Bicycle bullies rule
Simply mentioning bicycles in less than the most favorable light is guaranteed to bring yips, yaps and howls of outrage from the so-called “advocates.” Much of the fireworks and drama over bikes, bike lanes, cycle tracks and the like have been set off by the Bicycle Bullies, those folks who are given to hyperbolic rants.
The local newspaper invariably rings them up, whether the Bullies have a dog in the fight or not, as they’re always good for a frequently inflammatory quote.
For the BBs, there is no measured weighing of the pros and cons, no studies, no compromise, no middle ground. It’s their way – or the highway, so to speak.
And if you don’t agree with them, not only will the excoriate you in the grateful local press, they’ll even sue you.
That’s what happened almost a couple of years ago now, when the city threatened to yank out a bike lane in East Baltimore, citing alleged safety concerns on a Canton street. The BBs filed suit, the city settled, and the BBs won the day, emerging victorious.
Somehow, the Baltimore City Fire Department – and for some peculiar reason not the Department of Transportation – ended up as the heavy in that match. That probably should come as no surprise, though.
Everyone knows the Baltimore City Fire Department cares not a lick for your safety, has it in for bike riders and is in the pocket of General Motors.
In fact, it is common knowledge that no city firefighter – or family member – even so much as owns a bicycle. The word has come down from on high: If they want to own a bicycle, then let them go out to one of the suburban counties and fight fire for a volunteer company there, instead.
Drawing nearly as much heat as the Canton Bike Lane Conundrum has been the bike route along Roland Avenue in North Baltimore.
This is a battle that dragged on for years as the bike route design went through a couple of iterations. The most recent was a protected cycle track, essentially a bike lane in which a parking lane separates bicyclists from traffic.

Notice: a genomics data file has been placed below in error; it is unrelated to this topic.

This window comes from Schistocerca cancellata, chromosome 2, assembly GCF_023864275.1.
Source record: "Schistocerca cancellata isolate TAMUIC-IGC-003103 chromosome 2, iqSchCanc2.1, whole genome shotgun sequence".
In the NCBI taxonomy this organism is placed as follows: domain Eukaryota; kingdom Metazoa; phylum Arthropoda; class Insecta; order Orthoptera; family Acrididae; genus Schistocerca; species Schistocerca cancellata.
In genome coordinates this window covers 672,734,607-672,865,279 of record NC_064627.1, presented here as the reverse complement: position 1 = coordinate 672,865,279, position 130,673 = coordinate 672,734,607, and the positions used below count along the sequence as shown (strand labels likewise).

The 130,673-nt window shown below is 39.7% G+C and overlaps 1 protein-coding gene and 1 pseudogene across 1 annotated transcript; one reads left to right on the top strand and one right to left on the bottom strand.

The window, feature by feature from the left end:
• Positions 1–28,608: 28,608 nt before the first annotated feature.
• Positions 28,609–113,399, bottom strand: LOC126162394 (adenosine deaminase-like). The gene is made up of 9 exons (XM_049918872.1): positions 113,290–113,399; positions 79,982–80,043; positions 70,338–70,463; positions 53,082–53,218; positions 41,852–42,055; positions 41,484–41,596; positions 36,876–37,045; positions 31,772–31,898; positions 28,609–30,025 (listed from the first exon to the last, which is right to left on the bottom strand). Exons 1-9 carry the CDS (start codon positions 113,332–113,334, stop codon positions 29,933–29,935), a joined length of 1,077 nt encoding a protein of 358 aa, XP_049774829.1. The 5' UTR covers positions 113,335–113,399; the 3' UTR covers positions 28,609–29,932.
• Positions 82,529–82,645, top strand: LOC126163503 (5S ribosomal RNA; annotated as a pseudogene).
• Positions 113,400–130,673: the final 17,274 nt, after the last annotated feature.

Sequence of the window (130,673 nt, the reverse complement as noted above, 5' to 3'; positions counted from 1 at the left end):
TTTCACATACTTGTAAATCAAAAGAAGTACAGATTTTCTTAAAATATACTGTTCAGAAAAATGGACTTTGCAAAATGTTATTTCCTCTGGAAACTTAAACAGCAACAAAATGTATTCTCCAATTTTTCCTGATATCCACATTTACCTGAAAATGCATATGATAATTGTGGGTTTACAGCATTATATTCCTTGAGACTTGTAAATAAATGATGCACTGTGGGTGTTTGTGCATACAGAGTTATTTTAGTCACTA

Trouble was, the street wasn’t wide enough to accommodate all the things that were needed to make it work, and traffic kept plowing into the rear and sides of parked cars.
The number of accidents along Roland Avenue was so high that a local pharmacy put up posters in its windows showing photograph after photograph of parked cars that had been smashed while sitting innocently adjacent to the bike lanes. The amount of accident detritus, auto parts and tree debris that accumulated in the cycle lanes seemed at times prohibitive.
In one spot, just outside of a couple of schools, the city dished out an extra big helping of plastic bollards to prevent vehicles from parking in the bike lanes and to stop the double parking from becoming triple parking during the start of the school day and dismissal times.
In no time, unknown persons in unknown vehicles mowed down the plastic “flex posts,” making the street look like the dark end of the alleys at the old Colt Lanes after a bad Saturday night of ten pins.
Many residents were up in arms over the entire affair; yet, the Bicycle Bullies were relentless.
In an op-ed piece supporting the City Council’s Magna Carta effort that appeared in the local newspaper, a top BB bashed the residents of Roland Park, not-quite-casually mentioning that developers of that one-time suburb in the 19th Century were backed by “foreign investors” with “roots in the slave trade.”
Slavers? Oh, well then, in that case, game over: You’ll have a protected cycle track, and you’ll like it.
Ultimately, on her way out the mayoral back door, Healthy Holly ordered the cycle track removed and a standard bike lane reinstalled, which occurred in the last few weeks.
But there are plenty more, including one along Walther Avenue/Boulevard, where nary a cyclist has been spotted – yet – and traffic backs up in a single lane every workday of the week.
And, of course, there’s the “Big Jump” bikeway, linking the area around Druid Lake to Remington by separating a wide path – mostly on eastbound Druid Park Lake Drive and the 28th Street bridge over the Jones Falls Valley – with heavy-plastic, orange-and-white Jersey barriers.
The Big Jump has been promoted as a “Pop-Up Bikeway,” sort of like the low-bid costume store springing open two weeks before Halloween in a vacant storefront at the mall. And just like a recurring Halloween nightmare, that “bikeway” is sure to never go away now, no matter how few people use it.